Final Project Concept (Pivot!)

As we went through our last few classes for Interface Lab we began to learn about many more new ways to create physical interactions to P5.js. This started to spark all sorts of new ideas in my head so I decided to challenge myself to build something different and new. I set about this process by playing around with different sensors to understand what the different configurations can do. I had used the rotary potentiometer in one of the labs to create a device that could move a ball on 2 axis on the screen in P5.js and I thought that it might be cool to create a device that used different types of potentiometer to control a game in P5.js, A game with a twist!

The first thing I did was to ensure that the input from the Arduino would communicate with the P5.js sketch by way of the P5.js serial app. This allowed me to begin working on a P5 sketch that could be manipulated with the sensors attached to the Arduino. I built the setup we learned from David in class and immediately ran into problems. I had not connected the lower part of the bread board to the upper part of the bread board and nothing on the lower part would function! Luckily I got some help with this and I was able to move forward.

Once this setup was functioning I was able to swap out sensors to see what would or would not work. Previously I had used an LDR sensor in place of and FSR sensor which I was able to explore concept ideas with however the rotary potentiometer required a bit more work to swap out if I wanted to use an LDR or FSR sensor for that matter.

It was about putting a resistor in line for the power to the sensor and setting it up a little differently. With a lot of effort I got the FSR to connect. At this stage I had 3 different inputs, a rotary potentiometer, an FSR and a button all connected next I had to make sure that there was reading coming from all three. Opening the serial port and creating print values in the Arduino IDE I was able to get a read out that let me know the sensors were functioning. I wanted to use the FSR for an idea I had but I did not realize how much work would be involved in executing it!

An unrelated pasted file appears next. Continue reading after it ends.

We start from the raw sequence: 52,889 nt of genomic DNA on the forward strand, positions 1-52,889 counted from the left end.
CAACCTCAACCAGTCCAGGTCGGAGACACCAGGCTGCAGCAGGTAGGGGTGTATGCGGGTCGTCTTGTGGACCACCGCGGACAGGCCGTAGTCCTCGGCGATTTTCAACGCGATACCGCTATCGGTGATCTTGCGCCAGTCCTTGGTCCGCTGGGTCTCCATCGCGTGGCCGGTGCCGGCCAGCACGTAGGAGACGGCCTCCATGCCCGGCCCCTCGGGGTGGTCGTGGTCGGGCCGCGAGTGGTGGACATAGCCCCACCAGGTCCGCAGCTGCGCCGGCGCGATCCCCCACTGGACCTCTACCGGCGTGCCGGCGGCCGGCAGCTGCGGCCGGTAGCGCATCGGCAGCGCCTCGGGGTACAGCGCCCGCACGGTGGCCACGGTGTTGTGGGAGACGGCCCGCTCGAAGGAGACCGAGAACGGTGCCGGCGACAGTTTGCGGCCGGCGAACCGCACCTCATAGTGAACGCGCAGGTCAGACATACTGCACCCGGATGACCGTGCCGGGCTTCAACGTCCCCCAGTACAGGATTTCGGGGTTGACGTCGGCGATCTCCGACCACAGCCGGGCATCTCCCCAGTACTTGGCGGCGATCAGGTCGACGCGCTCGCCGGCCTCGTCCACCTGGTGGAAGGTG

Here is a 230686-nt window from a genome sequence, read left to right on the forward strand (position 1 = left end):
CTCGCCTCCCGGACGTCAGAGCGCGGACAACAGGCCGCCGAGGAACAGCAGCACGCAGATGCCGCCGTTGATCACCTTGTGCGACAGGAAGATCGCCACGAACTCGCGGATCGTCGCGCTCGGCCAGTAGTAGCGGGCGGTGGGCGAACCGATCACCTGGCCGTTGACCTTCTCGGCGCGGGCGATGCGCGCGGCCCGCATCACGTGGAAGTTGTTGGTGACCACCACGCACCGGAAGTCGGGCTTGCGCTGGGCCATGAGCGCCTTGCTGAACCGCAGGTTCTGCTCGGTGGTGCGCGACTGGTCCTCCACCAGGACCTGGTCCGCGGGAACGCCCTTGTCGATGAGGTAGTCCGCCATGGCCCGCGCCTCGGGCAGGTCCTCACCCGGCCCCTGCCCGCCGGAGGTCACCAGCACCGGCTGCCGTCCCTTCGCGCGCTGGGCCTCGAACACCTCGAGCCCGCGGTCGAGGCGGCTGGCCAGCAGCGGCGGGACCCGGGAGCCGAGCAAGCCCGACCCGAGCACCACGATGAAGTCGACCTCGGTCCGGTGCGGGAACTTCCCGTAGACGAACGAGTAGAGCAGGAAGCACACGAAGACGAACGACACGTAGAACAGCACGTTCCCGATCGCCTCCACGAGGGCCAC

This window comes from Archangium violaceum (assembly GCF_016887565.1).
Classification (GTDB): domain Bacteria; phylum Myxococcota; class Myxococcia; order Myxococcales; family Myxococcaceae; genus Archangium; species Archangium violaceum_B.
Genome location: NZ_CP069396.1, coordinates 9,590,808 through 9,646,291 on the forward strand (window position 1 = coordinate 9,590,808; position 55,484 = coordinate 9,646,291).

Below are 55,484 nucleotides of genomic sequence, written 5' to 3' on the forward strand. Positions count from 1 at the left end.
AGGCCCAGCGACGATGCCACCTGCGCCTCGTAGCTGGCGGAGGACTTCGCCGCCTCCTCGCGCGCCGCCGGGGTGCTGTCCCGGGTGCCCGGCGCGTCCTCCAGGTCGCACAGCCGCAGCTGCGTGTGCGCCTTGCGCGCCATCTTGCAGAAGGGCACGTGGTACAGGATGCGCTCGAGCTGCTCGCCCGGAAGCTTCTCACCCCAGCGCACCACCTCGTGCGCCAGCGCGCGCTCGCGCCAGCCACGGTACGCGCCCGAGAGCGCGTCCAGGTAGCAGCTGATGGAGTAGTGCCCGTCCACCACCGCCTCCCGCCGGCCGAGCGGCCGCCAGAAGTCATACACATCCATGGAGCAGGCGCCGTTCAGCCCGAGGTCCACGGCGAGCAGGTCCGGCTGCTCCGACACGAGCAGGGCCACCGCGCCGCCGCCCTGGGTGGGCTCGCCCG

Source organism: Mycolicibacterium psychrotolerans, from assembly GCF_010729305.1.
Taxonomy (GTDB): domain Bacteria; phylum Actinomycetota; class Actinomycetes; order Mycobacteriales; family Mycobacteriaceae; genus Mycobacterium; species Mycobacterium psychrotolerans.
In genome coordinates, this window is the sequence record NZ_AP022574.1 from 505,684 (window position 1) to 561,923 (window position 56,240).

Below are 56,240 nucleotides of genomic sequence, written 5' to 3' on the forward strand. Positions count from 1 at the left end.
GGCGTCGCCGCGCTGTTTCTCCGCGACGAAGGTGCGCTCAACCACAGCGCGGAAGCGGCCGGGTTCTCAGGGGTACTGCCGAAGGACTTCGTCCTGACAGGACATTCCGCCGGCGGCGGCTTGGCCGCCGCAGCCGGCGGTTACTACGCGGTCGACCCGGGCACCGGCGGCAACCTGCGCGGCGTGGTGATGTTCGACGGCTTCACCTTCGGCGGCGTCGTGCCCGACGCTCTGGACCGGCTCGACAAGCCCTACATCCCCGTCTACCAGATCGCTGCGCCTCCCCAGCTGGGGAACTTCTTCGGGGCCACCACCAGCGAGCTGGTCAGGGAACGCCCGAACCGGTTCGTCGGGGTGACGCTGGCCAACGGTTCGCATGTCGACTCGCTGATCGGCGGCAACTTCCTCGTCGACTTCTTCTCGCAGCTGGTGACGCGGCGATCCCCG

Now I had my Arduino set up, I had my sensors giving a reading, I had the Arduino connecting to P5.js and I had a basic sketch working that was acting based on the input from the sensors. What I wanted to create was a game that was a little like pong except in reverse. Basically a paddle bounces up and down the y axis of the screen and the objective is to get a ball past the paddle into the end zone to win the game. Except you can never win this game! More on this later!

As part of the losers game I needed to ensure that there was no way for the player to get the ball to the end zone. How I was going to achieve this was by creating an enemy that never lets you get the ball to the end zone. This was going to be the second part of my Arduino struggle. It was also the reason I used the FSR to create the input for moving the ball along the x axis. Pressing the FSR moves the ball along the x axis to the end zone. Releasing the pressure or force on the FSR the ball returns to the other end of the screen. I needed to create an interaction that stopped the FSR being effective this is when I turned to my servo motor!

I hooked up the servo on another pin on the Arduino and then connected the FSR to the Arduino too. Fairly basic but still a job for me given my limited experience. I got the FSR to activate the servo and then began trying to figure how to map it correctly. This took a bit of trial and error. Then it was about transplanting this code into the other Arduino sketch in a method I refer to as the Frankenstein. This is where I cobble together a bunch of code and hope for the best and then when it inevitably doesn’t work try to solve the problems through the process of elimination.